Financial Services Regulators Continue to Roll Out COVID-19 Guidance and Relief

March 26, 2020

Update: Our May 21, 2020, alert provides our most recent discussion of information and guidance issued by the SEC, FINRA, MSRB and SIFMA.

As McGuireWoods reported in a March 17, 2020, alert, “COVID-19: Securities Regulators and Industry Associations Issue Coronavirus Guidance and Relief,” financial services regulators have been issuing guidance and relief in real time to assist the industry as the novel coronavirus (COVID-19) continues to spread in the United States. This post provides an update on regulator announcements issued since that date.

Regulators continue to recognize the unprecedented uncertainty, disruption and strain industry participants are facing from COVID-19 and emphasize the importance of prioritizing health and safety. U.S. Securities and Exchange Commission Chairman Jay Clayton recently reflected on this and the role of regulators, saying:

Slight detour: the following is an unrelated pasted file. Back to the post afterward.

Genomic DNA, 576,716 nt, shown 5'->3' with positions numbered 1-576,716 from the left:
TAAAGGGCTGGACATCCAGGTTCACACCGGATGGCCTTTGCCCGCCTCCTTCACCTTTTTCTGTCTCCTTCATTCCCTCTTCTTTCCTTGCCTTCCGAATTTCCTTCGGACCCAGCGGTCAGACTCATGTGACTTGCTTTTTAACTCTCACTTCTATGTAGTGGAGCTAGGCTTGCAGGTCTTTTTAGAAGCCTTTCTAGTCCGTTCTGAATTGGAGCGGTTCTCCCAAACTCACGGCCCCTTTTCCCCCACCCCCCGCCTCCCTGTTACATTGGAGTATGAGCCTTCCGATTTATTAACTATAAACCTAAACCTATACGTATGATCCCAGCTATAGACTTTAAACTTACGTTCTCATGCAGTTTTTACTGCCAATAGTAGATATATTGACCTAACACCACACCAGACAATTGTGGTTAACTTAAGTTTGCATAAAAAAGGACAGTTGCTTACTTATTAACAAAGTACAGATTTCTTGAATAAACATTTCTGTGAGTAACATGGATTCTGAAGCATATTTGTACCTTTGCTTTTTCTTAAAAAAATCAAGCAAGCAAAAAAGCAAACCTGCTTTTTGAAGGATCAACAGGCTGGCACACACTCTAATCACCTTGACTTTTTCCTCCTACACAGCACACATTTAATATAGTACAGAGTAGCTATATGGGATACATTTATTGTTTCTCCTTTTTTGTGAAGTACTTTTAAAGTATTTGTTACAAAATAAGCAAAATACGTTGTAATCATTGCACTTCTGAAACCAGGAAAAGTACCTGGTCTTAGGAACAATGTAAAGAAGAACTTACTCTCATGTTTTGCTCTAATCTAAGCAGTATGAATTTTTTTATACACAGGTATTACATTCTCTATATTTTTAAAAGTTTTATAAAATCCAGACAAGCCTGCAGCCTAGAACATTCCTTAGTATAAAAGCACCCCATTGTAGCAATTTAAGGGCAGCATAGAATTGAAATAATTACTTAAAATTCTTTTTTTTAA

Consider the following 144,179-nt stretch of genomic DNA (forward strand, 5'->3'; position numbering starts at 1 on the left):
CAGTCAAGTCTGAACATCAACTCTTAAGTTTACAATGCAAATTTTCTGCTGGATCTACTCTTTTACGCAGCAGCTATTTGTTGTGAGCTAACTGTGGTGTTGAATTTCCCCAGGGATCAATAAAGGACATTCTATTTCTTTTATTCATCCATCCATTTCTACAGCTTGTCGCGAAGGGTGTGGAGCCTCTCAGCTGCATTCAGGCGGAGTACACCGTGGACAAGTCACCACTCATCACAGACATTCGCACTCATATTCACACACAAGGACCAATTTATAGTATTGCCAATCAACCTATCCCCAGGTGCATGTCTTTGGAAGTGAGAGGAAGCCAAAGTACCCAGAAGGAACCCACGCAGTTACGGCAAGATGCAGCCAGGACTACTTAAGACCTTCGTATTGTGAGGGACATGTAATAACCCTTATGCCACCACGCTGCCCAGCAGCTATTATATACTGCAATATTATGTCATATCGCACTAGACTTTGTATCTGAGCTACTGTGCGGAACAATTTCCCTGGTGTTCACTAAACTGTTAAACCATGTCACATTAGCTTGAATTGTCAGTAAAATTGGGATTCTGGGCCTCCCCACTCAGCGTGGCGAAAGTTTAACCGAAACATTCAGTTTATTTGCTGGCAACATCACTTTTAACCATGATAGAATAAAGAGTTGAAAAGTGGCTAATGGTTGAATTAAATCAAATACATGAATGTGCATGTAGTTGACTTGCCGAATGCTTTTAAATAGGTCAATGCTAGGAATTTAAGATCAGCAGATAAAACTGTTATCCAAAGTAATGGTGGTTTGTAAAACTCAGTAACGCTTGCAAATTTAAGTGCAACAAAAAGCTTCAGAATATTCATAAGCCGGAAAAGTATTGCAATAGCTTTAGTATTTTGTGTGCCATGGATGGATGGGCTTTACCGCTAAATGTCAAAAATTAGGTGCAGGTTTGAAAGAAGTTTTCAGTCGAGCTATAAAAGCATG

“An immediate, effective response to COVID-19 requires substantial portions of our economy to function at full throttle, other sectors to function in different ways (e.g., telework) and more moderately, and some sectors to stand down. Our markets, and our policies, should support this tailored, multi-faceted, time-limited approach. And, just as COVID-19 has caused us to alter our economic activity by industry and region, we must, consistent with a continuing commitment to health and safety, prepare to thoughtfully and incrementally increase economic activity by industry and region. When that time comes — and here we should take our cues from health authorities and local and national leaders — we will benefit from maintaining the continuing function of our financial markets, and preserving the interconnections among of our industries and our workers, throughout this period of shared responsibility.”
See Also - Public Statement of SEC Chairman Jay Clayton for FSOC Open Meeting (March 26, 2020)

To assist regulated firms in carrying out their responsibilities and to serve customers, regulators are reviewing questions and requests for relief from the industry and associations. In many instances, the relief needs to be coordinated among regulators and those discussions are happening. In situations where firms confront new and unforeseen issues, they should contact their regulator.